China’s overshadowing profile in the East! 

Retrieved from https://www.ou.edu/uschina/texts/Fallon.2015.AFPI.New_Silk_Road.pdf

by  Sudhanshu Tripathi      28/1/2018

Undoubtedly China has successfully established several grand examples of unparalleled growth and progress surpassing all countries in South Asia as well as the whole world. Its fast-progressing economy, state of the art achievements in the field of science and technology and achieving a problematic target of child-birth control have altogether put lasting impressions among careful observers all the world over. Another area of its marvelous progress relates to its formidable military power with latest generations of lethal weapons and armaments including nuclear weapons.

Indeed the Chinese pomp so earnestly built over the years of stupendous effort would also be a chance for Mr. Xi to showcase his “China Dream” – a vision of his nation joining or perhaps supplanting the United States as a hyperpower leading the world. In fact, Chinese leaders have consistently been making sincere efforts to project themselves as equals to American leaders exercising considerable influence not only in the region but also in the whole world. Apparently all these recent developments along with rising economic presence and aggressive militarist assertions in entire Asia and elsewhere have projected Beijing as an upcoming hegemonic power in the world, particularly in the context of eastward shifting global geopolitics.

Unfortunately, Beijing’s aggressive, imperialist-expansionist and assertion-oriented foreign policy in Asia-Pacific, Southeast Asia, and South Asia have aggravated the persisting fear about its real intentions. Though, Chinese President Xi’s initiative of the grand “Belt and Road Initiative” may be puzzlingly named, but its message is clear – hundreds of billions of dollars of Chinese money are to be invested abroad in railways, ports, power stations and other infrastructure that will help vast swathes of the world to prosper. Also the New Maritime Silk Road and Economic Belt too is an exercise for achieving a quantum jump from a regional power status to an unquestioned Supreme Grand Power, like the ancient Roman Empire or the modern British Empire or a global hyper hegemon, with a view to surpass the USA and also to control not only politico-military and economic power but also to command the ideas and ideals of people across the whole world.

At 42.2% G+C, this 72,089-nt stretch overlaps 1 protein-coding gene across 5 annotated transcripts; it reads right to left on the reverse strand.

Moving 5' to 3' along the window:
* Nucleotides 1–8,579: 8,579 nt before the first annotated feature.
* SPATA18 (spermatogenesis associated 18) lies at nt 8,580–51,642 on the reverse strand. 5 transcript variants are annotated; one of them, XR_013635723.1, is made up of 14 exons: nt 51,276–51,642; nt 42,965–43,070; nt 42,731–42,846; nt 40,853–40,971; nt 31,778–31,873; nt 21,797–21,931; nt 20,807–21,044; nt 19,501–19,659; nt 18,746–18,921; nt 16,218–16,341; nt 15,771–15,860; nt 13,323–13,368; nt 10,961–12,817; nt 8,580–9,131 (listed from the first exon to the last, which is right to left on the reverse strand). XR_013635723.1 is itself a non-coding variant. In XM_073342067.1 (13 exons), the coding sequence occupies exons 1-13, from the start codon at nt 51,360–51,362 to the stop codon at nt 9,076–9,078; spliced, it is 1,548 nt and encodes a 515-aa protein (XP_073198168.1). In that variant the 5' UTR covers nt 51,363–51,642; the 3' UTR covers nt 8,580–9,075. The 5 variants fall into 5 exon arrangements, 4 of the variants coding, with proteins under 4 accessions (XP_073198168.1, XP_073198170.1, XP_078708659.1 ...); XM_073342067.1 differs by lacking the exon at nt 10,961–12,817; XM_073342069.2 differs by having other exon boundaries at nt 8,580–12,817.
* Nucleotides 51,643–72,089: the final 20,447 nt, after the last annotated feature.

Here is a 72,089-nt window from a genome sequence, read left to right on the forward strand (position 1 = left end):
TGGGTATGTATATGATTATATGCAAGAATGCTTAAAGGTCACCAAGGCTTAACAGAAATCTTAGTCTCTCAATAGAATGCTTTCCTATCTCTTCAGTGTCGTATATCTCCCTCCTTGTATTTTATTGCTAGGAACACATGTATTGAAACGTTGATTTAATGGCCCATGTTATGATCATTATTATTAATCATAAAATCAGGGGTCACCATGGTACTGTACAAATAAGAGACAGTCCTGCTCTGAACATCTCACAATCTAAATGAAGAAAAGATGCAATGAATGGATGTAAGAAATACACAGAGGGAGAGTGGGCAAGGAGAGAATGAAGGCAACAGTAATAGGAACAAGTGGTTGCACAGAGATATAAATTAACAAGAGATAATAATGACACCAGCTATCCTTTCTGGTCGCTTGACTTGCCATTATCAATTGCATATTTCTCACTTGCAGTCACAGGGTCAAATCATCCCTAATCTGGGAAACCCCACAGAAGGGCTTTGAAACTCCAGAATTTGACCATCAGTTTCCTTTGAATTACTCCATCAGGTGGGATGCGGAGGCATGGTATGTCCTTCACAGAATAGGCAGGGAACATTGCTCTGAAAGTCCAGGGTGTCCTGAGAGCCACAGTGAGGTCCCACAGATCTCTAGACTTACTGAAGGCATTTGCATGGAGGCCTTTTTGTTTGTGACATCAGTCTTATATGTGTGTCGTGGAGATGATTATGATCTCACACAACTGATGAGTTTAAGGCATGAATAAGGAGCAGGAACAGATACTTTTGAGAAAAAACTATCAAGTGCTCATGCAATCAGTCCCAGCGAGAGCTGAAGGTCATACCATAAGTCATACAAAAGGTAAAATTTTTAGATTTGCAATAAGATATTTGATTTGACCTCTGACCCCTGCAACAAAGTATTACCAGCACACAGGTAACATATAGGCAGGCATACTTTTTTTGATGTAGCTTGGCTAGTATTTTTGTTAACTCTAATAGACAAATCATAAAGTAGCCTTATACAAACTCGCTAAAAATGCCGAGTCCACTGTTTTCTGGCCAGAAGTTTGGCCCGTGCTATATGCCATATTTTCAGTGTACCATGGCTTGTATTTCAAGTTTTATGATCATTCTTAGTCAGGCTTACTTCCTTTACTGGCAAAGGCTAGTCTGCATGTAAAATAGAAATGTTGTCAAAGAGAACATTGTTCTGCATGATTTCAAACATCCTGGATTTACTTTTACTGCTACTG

Indeed, Beijing is making use of geo-economic, geopolitical, cultural, geographical and even military instruments in its favor to realize its goal. With its emerging Road and Sea architecture, China is trying to erect a geo-economic, politico-military and geo-political build up across continents of Asia, Europe, and Africa by underlying socio-cultural similarity and geographical contiguity. All these achievements besides, President Xi, has not yet succeeded in removing suspicions about his real intentions as the world still regards him a power-hungry autocrat leading a country, suffering the stigma of Middle Kingdom Complex.

And that is further testified as within his country, President Xi’s instincts are at least as illiberal as those of his Russian counterpart Vladimir Putin who has had successfully uprooted his political rivals and has firmly consolidated his unchallenged position in today’s Russia. Indeed, the collapse of the erstwhile Soviet Union haunts him most, and that traumatic feeling of insecurity has deep imprints upon his mental framework. He distrusts not only his rivals to whom he has boldly shunted out through selective purges out but also those of China’s fast-emerging, smartphone-wielding middle class. He seems determined to tighten control over Chinese society, not least by enhancing the state’s powers of surveillance and indirect control and to keep the commanding heights of the economy firmly under the party’s thumb. Unfortunately, there is an alarming rise in the cases of Human-rights violations as they have grown worse under President Xi’s regime, with a bare murmur of complaint neither inside nor outside the country.

President Xi is also making his all-out efforts towards projecting China as an unprecedented military power not only in entire Asia but also in the whole world. As he has already opened Chinese first foreign military base in Djibouti and has also sent the country’s navy on maneuvers ever farther afield towards NATO’s doorstep in the Baltic Sea alongside Russia’s fleet, besides establishing military bases including airstrips for combat aircrafts in the South China Sea by creating artificial reefs therein.

Although China preaches that it will never invade other countries to impose its will (apart from Taiwan, which it does not consider a country and India’s north-eastern state, Arunachal Pradesh to which it assumes its territory and also the entire South China Sea), yet its continuing base-building efforts, particularly in the East, are meant exclusively to expand its clout and hegemony in entire Asia and beyond, under an ostensible cover of providing support to peacekeeping, anti-piracy and humanitarian missions or as sole defensive operations.

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